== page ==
Updated September 16, 2022 - 4:53 pm
Clark County Public Administrator Robert Telles spoke to the Las Vegas Review-Journal during a jailhouse interview Friday but refused to answer questions about the killing of investigative reporter Jeff German, who worked for the newspaper.
“Like any other person I’ve certainly made mistakes, and I’ve just really tried to do my best, to live my life doing good for others, and I’m hoping that, again, with everything that’s rolling around in the media these days, that people really see that,” Telles said.
Telles, 45, has been held at the Clark County Detention Center since his arrest in the murder case on Sept. 7.
The Review-Journal requested an interview with Telles on the night of his arrest. The following day, the Metropolitan Police Department said Telles was “unavailable to conduct jailhouse interviews.”
Telles agreed to an interview on Friday. But when he was asked multiple direct questions about German’s killing, he said he wouldn’t talk about it because of the ongoing investigation.
Instead, Telles wanted to address his 2020 arrest on suspicion of domestic battery and resisting arrest. Telles’ wife, Mae Ismael, called 911 on March 1, 2020, to report that her husband was “going crazy” and that she and her children were scared, according to 911 calls recently obtained by the Review-Journal.
On Friday, Telles said he used to drink often and had blacked out from alcohol use before Ismael called police. He denied hurting his wife or children and said he stopped drinking after that.
“It was just me blacking out and, again, not being in control of what was going on,” he said.
The domestic charge was dismissed “per negotiations,” and Telles received a suspended 90-day sentence on the resisting charge on Sept. 30, 2020. He was required to pay a $418 fine, attend a “Corrective Thinking” class, which focuses on stress management and relationships, and stay out of trouble, records and interviews show.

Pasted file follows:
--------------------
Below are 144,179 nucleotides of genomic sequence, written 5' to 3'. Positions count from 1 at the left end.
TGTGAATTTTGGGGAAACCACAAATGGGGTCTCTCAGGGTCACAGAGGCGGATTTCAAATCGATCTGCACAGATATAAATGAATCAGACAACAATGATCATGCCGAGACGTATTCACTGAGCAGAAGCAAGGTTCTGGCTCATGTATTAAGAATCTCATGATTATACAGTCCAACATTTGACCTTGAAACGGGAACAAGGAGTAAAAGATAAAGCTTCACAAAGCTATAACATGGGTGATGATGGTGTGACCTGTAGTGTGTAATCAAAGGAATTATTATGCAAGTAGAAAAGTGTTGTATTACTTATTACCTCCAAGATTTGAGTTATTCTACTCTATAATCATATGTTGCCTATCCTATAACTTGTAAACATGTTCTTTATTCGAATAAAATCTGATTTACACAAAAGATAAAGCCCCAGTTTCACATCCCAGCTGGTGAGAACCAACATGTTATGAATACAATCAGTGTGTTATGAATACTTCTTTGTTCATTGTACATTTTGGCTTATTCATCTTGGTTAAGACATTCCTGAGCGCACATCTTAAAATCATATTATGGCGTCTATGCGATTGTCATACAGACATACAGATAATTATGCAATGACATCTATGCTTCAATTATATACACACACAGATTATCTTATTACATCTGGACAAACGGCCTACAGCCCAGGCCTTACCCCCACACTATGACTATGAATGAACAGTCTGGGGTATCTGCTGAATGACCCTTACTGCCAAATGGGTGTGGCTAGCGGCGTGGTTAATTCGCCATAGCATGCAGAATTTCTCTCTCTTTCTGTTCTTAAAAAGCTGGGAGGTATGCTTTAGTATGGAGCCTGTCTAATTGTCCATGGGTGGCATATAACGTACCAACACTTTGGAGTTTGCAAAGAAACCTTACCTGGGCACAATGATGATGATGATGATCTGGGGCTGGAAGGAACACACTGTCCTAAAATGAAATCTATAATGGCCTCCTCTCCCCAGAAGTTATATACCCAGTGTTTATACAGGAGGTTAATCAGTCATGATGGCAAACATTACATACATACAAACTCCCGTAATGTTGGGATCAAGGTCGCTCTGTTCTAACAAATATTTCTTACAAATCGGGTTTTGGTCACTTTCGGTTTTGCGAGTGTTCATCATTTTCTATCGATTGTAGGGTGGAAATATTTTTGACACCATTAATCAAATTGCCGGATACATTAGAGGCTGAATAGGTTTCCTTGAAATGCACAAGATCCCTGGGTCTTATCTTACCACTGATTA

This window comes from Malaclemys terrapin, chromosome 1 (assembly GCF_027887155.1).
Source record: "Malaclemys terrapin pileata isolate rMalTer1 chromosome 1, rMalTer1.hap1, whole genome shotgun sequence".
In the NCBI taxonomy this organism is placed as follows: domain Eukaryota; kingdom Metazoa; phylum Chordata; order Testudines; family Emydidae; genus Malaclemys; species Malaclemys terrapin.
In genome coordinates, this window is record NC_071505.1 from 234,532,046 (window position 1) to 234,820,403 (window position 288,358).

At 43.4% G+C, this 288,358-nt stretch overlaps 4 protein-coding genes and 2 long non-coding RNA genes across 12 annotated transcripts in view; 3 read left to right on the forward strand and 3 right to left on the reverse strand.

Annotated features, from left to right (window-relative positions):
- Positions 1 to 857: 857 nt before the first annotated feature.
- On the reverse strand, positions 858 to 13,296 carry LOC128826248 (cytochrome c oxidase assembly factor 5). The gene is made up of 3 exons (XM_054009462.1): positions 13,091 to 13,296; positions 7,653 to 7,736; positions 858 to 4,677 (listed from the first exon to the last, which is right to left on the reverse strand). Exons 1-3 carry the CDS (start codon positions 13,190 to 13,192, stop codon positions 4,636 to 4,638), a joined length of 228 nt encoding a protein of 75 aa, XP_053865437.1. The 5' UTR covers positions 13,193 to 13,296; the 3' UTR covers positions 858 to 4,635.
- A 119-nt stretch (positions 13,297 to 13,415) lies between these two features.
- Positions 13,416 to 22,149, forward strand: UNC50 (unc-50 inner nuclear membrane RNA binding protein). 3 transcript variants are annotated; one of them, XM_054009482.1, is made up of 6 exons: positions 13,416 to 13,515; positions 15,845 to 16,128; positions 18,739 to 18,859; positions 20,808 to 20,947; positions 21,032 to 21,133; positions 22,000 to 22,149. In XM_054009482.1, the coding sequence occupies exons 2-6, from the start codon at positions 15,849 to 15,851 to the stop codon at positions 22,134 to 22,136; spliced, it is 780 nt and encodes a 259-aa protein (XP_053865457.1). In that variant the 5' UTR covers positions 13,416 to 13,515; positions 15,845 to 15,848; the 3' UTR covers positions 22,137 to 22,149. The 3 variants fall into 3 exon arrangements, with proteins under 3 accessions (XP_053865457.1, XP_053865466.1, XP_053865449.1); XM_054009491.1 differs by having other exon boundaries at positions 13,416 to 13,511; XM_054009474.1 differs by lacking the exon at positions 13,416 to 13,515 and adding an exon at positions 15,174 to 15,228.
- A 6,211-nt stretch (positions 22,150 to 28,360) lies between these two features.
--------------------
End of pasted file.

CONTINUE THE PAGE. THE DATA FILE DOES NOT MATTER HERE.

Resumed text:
Body camera footage of Telles’ arrest in 2020 showed him being hauled off by police outside his home, while Telles addressed them with slurred speech.
“You guys just want to take me down because I am a public official,” Telles said in the video. “I did not touch anybody. I didn’t hurt anybody.”
Telles said on Friday that he did not remember speaking with police outside his home. He also said he and his wife “now have a much better relationship.” Ismael has not spoken publicly about her husband’s arrests.
Prosecutors have accused Telles of “lying in wait” to kill German, who had reported extensively on the turmoil surrounding Telles’ oversight of the public administrator’s office. The reporting included allegations of bullying, favoritism, and an inappropriate relationship with a staffer.
On Friday, Telles repeated his previous assertion that the allegations were false.
“I did so much to improve that office all while frankly dealing with hostility from some folks in the office,” he said. “And it’s unfortunate that that narrative somehow grew legs and ran.”
German was found stabbed to death outside his home on Sept. 3, a day after a suspect was captured on video surveillance approaching his home. Police have said that DNA found under German’s fingernails matched Telles’ DNA.
Police who searched Telles’ home also found bloody shoes and a cut-up straw hat resembling the one worn by the suspect, according to Telles’ arrest report.
Officials have said Telles was suffering from superficial, self-inflicted cuts on his arms when he was arrested and loaded into an ambulance on Sept. 7. On Friday, Telles would not discuss the injuries.
During the interview, Telles said he didn’t know if he would resign as public administrator. He lost his re-election bid in the June primary, but his term runs through the end of the year.
Telles is due to return to court on Tuesday.